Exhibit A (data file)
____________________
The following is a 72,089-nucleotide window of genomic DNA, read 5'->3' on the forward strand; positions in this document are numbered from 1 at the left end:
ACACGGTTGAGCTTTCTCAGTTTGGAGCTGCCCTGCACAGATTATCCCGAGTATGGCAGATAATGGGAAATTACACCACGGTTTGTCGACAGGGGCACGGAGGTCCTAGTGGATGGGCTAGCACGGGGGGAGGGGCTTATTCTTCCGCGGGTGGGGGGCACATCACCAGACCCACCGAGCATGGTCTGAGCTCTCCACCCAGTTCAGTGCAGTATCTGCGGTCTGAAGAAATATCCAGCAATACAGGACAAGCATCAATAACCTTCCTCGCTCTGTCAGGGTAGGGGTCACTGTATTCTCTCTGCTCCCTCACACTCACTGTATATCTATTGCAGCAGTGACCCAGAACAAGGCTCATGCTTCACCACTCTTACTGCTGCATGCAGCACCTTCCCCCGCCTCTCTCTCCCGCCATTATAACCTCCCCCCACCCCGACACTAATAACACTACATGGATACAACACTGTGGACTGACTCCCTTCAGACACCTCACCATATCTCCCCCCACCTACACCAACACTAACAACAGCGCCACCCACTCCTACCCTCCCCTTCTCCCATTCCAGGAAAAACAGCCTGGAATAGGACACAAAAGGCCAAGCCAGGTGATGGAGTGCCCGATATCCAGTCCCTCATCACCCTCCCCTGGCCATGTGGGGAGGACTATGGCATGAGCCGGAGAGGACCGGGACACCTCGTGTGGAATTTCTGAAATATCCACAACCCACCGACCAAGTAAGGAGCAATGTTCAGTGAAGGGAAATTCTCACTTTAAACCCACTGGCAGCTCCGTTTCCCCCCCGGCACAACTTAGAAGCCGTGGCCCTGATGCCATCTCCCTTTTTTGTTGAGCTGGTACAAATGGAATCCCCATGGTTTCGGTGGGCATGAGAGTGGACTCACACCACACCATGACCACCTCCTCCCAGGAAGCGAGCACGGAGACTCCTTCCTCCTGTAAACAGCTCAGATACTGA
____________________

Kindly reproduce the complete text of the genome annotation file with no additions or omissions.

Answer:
The following is a 72,089-nucleotide window of genomic DNA, read 5'->3' on the forward strand; positions in this document are numbered from 1 at the left end:
ACACGGTTGAGCTTTCTCAGTTTGGAGCTGCCCTGCACAGATTATCCCGAGTATGGCAGATAATGGGAAATTACACCACGGTTTGTCGACAGGGGCACGGAGGTCCTAGTGGATGGGCTAGCACGGGGGGAGGGGCTTATTCTTCCGCGGGTGGGGGGCACATCACCAGACCCACCGAGCATGGTCTGAGCTCTCCACCCAGTTCAGTGCAGTATCTGCGGTCTGAAGAAATATCCAGCAATACAGGACAAGCATCAATAACCTTCCTCGCTCTGTCAGGGTAGGGGTCACTGTATTCTCTCTGCTCCCTCACACTCACTGTATATCTATTGCAGCAGTGACCCAGAACAAGGCTCATGCTTCACCACTCTTACTGCTGCATGCAGCACCTTCCCCCGCCTCTCTCTCCCGCCATTATAACCTCCCCCCACCCCGACACTAATAACACTACATGGATACAACACTGTGGACTGACTCCCTTCAGACACCTCACCATATCTCCCCCCACCTACACCAACACTAACAACAGCGCCACCCACTCCTACCCTCCCCTTCTCCCATTCCAGGAAAAACAGCCTGGAATAGGACACAAAAGGCCAAGCCAGGTGATGGAGTGCCCGATATCCAGTCCCTCATCACCCTCCCCTGGCCATGTGGGGAGGACTATGGCATGAGCCGGAGAGGACCGGGACACCTCGTGTGGAATTTCTGAAATATCCACAACCCACCGACCAAGTAAGGAGCAATGTTCAGTGAAGGGAAATTCTCACTTTAAACCCACTGGCAGCTCCGTTTCCCCCCCGGCACAACTTAGAAGCCGTGGCCCTGATGCCATCTCCCTTTTTTGTTGAGCTGGTACAAATGGAATCCCCATGGTTTCGGTGGGCATGAGAGTGGACTCACACCACACCATGACCACCTCCTCCCAGGAAGCGAGCACGGAGACTCCTTCCTCCTGTAAACAGCTCAGATACTGA